Top critical review
One person found this helpful
Pastel coloured family feud.
on 20 January 2011
Kai Doh Maru is an interesting experiment in style. This animated film isn't the usual bright and bold affair you expect from anime, instead it consists of very light watercolours and the initial opening scenes are greyscale with only the yellow subtitles providing colour.
I enjoyed the use of black and white, and the watercolour look gives the film a unique place in any anime collection - but after a while the novelty wears off and you find yourself thinking that the film looks a bit overly aided by CGI and suffers from a general lack of detail. The film boasts that the seasonal colours actually change gradually throughout the film and it's a beautiful stylistic decision but is almost lost in the washed-out look of the picture. Another reviewer mentioned that they could see animator's annotations and cues, I noticed these too - only a couple of times, but after seeing them I found myself specifically looking out for them which took me out of the film and back into my living room.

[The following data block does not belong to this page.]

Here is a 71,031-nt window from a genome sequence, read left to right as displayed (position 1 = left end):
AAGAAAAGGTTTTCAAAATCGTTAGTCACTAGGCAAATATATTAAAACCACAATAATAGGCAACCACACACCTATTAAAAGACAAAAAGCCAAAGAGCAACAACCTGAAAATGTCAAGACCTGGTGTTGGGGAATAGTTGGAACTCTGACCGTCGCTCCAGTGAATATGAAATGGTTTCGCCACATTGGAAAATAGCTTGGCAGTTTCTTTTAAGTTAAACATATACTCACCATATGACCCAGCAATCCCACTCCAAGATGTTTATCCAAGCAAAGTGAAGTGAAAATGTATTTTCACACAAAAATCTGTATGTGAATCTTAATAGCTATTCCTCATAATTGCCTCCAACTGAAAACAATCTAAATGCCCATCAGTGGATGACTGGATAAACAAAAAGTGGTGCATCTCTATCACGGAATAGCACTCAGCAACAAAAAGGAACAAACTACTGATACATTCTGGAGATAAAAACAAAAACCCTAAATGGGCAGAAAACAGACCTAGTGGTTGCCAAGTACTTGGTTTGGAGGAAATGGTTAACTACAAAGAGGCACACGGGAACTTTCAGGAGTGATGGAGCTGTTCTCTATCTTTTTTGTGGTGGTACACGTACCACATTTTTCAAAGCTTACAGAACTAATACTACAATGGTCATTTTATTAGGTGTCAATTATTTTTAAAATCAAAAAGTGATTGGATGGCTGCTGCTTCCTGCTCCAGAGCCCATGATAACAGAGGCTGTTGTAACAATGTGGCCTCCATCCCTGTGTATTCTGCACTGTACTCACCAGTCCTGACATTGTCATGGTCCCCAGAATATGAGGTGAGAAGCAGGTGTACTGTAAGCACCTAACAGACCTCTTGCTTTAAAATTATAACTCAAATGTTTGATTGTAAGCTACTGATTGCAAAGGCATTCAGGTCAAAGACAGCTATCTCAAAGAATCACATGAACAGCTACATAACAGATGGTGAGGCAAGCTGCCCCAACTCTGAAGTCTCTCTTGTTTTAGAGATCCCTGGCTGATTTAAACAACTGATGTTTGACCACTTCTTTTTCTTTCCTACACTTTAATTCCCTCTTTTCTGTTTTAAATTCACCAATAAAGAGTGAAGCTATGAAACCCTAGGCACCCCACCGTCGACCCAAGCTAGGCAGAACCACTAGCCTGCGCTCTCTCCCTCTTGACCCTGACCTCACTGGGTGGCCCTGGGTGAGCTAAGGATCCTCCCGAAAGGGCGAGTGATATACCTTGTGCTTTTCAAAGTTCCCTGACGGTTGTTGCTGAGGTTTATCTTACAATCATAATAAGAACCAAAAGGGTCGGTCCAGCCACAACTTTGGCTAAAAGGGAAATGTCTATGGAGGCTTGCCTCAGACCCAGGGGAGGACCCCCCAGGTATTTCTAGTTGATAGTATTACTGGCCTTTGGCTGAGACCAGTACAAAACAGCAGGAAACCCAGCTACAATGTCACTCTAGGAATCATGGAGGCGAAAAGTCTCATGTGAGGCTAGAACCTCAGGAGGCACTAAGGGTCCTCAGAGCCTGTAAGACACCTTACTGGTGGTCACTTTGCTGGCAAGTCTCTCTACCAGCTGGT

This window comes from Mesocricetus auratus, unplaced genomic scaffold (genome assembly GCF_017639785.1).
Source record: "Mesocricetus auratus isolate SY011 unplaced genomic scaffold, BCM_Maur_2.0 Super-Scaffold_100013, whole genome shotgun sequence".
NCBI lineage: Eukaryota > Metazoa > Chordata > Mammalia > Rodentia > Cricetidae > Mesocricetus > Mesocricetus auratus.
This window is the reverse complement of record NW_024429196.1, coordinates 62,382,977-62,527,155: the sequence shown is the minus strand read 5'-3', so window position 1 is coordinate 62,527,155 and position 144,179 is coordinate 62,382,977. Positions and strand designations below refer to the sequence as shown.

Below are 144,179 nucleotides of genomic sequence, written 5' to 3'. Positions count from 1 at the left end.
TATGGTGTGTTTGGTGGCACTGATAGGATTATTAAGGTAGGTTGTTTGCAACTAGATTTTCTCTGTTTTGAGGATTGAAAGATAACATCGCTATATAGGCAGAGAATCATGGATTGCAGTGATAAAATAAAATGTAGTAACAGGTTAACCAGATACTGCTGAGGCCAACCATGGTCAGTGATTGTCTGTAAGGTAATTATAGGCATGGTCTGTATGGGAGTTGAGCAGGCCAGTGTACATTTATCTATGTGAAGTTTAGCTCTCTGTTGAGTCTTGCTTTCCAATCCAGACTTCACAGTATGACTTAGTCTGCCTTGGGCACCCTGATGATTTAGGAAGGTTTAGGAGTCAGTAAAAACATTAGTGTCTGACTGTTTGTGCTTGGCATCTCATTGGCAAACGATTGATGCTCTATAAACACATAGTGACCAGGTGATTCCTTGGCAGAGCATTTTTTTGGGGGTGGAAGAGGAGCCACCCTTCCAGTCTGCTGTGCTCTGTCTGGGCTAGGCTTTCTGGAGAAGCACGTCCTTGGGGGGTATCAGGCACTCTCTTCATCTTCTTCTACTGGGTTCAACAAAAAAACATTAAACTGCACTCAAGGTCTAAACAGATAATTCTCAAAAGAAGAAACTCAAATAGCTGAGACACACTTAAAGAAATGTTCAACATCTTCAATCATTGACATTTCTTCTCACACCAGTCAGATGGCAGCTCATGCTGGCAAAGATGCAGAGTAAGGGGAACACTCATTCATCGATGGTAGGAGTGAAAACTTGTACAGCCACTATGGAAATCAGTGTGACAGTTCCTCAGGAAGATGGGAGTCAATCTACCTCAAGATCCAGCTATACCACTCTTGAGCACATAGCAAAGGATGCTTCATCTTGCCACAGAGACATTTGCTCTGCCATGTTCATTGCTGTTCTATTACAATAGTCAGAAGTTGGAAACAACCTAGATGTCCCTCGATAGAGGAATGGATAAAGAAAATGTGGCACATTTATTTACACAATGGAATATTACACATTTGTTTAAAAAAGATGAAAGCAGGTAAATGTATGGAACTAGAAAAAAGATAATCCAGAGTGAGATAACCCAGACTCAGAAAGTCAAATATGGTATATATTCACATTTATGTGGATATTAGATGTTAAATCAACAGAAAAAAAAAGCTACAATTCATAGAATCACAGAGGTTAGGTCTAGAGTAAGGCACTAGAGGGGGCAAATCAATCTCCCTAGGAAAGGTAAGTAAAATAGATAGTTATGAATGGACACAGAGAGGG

The plot is gloriously eastern and not watered down in order to make it appeal more to western audiences. It's a relatively simple tale with complex Japanese history and folklore intertwining to create an involved story. Young Prince Kintoki is being hunted down by his evil uncle who has overthrown Kintoki's father in an attempt to gain power. Unbeknown by those around him, Kintoki is actually a girl disguised as a boy and her life after escaping leads to her involvement with a group of bandits and a complicated love interest.
The film suffers from short duration; although the product description has this down as an 80 minute title, that's only because they are adding on the length of the extras too, the film duration is actually just three quarters of an hour. With additional runtime or a more clever approach to depicting the characters this could have been a more heartfelt historical epic, but as it stands it feels pretty average.
In a nutshell: Kai Doh Maru shows great promise and has the potential to be a unique must-have title for the DVD shelf, but it ends up feeling like an experimental piece of cinema which initially looks good but ends up being nothing special.